what a difference a year makes. it's impossible not to think of this day one year ago, when i was inside a completely different life...emotionally, spiritually, physically. my world was upside down. i felt disoriented and lost, and i thought i am hanging on by a thread. (oh the drama.) it's almost surreal, thinking back to what feels like now a million years ago. another lifetime, indeed. and the person i was then...well. perhaps the inner core is still there, but the truth is, i can hardly recognize her at all now. it's amazing, that transformation that comes when you allow yourself a little bit of self-love. there have been a few missteps along the way this year, i can't deny that. but my eyes are wide open now and mostly what i have found is that when you can find that delicate balance between head and heart, when you stay connected to the present moment, it is just truly a lovely ride. my oh my and i am enjoying every bit of it.

as a little thanksgiving gift to myself, i think i will spend some of my morning re-reading the slant, which i began writing in almost a year ago. it will certainly give me a million things to be grateful for on a day designated for acknowledging such things out loud. start at the beginning and read every post. there are glimpses of my journey hiding in these spaces and i want to visit them again, i want to celebrate every step that's recorded, remembered, written about and dreamed of. there are people in these spaces too, intensely beautiful people who have made the road easier, more fulfilling. the connections and the friendships and the tears and the laughter and the love and the lust and all of the adventures. all of it...such a gift...wrapped with rainbows and sprinkled in starlight...

the life all around me in this past year has been so colorful, so musical, so...delicious.

and then there is the sweet, sweet whispered promise of all that awaits me, of surprises that are just around the corner.

i can hardly wait.

Wednesday, November 21, 2007

random acts of queerness: the sequel

happy turkey day tomorrow, one and all.

get some rest and recharge your queer batteries, because next week there are lots of great events you simply must be at:

if you're in the greater Bangor area, attend the Adoption Forum on Tuesday, November 27th, 6:00 pm at the Hammond Street Congregational Church in Bangor. I'm bringing the Big Guns with me: Mary Bonauto & EQME's own Betsy Smith. They'll tell you everything you need to know about adoption as it relates to the Maine Law Court's fabulous ruling in August.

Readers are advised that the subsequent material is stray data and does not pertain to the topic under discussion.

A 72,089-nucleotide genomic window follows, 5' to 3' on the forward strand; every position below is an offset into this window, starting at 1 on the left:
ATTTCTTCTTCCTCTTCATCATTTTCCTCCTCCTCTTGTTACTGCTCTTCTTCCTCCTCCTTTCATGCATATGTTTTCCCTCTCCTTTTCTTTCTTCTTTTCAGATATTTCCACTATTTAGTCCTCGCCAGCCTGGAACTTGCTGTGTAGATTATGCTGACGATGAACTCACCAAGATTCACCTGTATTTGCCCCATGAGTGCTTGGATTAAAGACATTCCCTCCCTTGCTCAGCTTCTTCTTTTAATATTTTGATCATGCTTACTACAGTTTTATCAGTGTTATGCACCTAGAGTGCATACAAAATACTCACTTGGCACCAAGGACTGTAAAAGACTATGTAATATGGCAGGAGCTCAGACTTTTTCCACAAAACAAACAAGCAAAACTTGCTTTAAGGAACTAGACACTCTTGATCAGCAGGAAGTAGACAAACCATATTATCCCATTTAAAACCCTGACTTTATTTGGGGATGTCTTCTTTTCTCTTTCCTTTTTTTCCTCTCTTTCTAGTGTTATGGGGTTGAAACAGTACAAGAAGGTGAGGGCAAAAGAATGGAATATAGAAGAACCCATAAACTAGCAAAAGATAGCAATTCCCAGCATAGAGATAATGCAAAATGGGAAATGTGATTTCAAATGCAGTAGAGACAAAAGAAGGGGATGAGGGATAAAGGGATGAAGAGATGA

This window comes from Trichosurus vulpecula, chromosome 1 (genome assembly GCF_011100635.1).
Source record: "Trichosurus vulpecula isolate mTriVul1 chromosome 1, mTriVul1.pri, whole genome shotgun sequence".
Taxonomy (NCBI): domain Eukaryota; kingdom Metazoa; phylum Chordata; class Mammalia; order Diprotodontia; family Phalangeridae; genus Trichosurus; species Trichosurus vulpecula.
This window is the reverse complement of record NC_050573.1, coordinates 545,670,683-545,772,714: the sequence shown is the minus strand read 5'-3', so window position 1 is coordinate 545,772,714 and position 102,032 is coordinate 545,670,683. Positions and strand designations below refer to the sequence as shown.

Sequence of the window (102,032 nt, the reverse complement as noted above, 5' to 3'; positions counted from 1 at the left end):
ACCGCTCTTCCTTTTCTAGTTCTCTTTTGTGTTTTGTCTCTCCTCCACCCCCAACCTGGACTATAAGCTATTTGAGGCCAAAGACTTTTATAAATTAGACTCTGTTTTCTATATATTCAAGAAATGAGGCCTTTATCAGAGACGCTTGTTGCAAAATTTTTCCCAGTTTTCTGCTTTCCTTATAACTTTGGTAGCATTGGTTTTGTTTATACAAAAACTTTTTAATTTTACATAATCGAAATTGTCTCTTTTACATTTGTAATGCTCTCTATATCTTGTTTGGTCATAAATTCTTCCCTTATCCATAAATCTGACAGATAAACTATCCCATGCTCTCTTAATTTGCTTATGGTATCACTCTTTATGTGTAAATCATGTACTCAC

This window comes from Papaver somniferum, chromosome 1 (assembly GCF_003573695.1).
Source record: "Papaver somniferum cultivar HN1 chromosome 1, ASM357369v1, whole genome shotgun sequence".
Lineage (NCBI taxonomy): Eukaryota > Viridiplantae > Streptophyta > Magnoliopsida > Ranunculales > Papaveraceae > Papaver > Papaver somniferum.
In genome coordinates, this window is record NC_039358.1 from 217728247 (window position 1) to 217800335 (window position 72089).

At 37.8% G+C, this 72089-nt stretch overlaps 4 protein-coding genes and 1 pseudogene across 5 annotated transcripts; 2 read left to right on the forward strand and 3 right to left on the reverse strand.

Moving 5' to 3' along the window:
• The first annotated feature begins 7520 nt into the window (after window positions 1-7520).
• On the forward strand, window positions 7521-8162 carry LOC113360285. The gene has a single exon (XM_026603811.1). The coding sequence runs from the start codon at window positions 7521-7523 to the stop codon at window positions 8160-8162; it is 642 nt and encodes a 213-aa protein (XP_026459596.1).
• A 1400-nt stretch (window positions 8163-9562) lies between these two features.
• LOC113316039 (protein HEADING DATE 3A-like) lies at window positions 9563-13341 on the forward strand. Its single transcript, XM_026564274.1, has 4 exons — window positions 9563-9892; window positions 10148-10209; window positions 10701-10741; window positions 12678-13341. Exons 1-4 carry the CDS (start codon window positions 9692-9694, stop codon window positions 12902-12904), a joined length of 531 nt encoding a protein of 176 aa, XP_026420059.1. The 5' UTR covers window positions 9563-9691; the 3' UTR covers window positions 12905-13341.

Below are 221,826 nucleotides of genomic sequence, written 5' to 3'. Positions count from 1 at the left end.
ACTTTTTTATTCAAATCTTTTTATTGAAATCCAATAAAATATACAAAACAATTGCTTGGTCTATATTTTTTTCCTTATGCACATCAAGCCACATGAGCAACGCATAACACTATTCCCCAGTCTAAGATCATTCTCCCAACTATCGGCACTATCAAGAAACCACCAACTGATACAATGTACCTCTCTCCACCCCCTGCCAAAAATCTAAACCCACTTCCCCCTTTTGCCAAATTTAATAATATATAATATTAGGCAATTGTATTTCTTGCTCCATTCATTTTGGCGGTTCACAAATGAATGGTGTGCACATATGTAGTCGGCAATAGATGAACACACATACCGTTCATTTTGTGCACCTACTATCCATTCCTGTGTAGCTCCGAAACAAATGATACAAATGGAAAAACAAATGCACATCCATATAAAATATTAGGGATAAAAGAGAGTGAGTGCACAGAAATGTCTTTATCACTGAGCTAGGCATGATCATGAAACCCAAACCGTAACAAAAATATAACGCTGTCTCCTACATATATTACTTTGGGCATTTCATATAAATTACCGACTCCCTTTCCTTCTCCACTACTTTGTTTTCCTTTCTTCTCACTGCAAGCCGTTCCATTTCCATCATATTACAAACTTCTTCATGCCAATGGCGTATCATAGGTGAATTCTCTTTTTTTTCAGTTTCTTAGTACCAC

beginning on Thursday and continuing throughout the weekend are some amazing World AIDS Day events in Portland. Panels of the AIDS quilt will be on display at the Holiday Inn By The Bay (click here for a complete list of events.) I'll be there in memory of Ron and Alex and Jay and the many, many other beautiful friends that I've had to say goodbye to. We need to honor their lives and we need to continue to keep this battle in the forefront.


and finally, you just GOTTA be at the Lesbian Radio All Star Revue on Saturday, December 1st, at the St. Lawrence on Munjoy Hill, 8:00 pm (details here). It's a fundraiser for Lesbian Radio (every Thursday, WMPG, 1:30-3:00 and you can stream it HERE) which has become a superb show thanks to the efforts of The Most Incredible Virginia Throckmorton, who happens to be one of my favorite women in the world and beyond. And yours truly will be co-emceeing with the gorgeous and very funny Jill Barkley, another of my favorite women in the universe. I mean shit, I'm wearing a tux. And she had, at last count, five evening gowns at the cleaners. The stage will be filled with talented lesbians all night long...and it doesn't get any better than that. It should be a complete and total blast. You just simply cannot miss it.

OH! and the deliciously fabulous and wonderfully lesbianated North Star Music Cafe will be hosting an after-party that night, as soon as the curtain closes, with the proceeds at the door going to Lesbian Radio.

Good gawd it's gonna be a great week.

creating change

Sitting in my inbox are plane and hotel reservations for Creating Change, the largest LGBT conference in the country, sponsored by the Task Force. Sweet. It's their 20th, so it should be amazing. I have ranted before about the OTHER national organization, but I have a special place in my heart for The Task Force. I wouldn't be doing this work if it weren't for them because they funded my job for the first two years. And they took a HUGE chance on me, considering I had zero experience when I was offered the position at EqualityMaine. Most of what I know about organizing I learned from them.

It's going to be great...2000 queer and allied activists. And it's in Detroit this year. So J can give me a list of queer hotspots to visit while I'm there.

Should be a Gay Old Time, for sure.

Tuesday, November 20, 2007

dad

just called my dad to wish him a happy birthday.

there were days this past year when i wasn't sure i would get to do that, ever again. but the stars are smiling on him, and so they smile on all of us.

every time i meditate, i end it with this little tiny prayer, a traditional Buddhist prayer for healing:

Just as the soft rains fill the streams,
pour into the rivers, and join together in the oceans,
so may the power of every moment of your goodness
flow forth to awaken and heal all beings--
those here now, those gone before, those yet to come.

i say it for my dad.

happy birthday pops.

Monday, November 19, 2007

my boys

it's no secret that i have some sleeping issues. i've discussed it more than once on the slant (see what falls away). last night i slept hard for the first time in weeks and when my internal alarm clock went off, as it always does, at 4:30 am, i simply covered my head, rolled over, and fell back into slumber.

for about 5 minutes.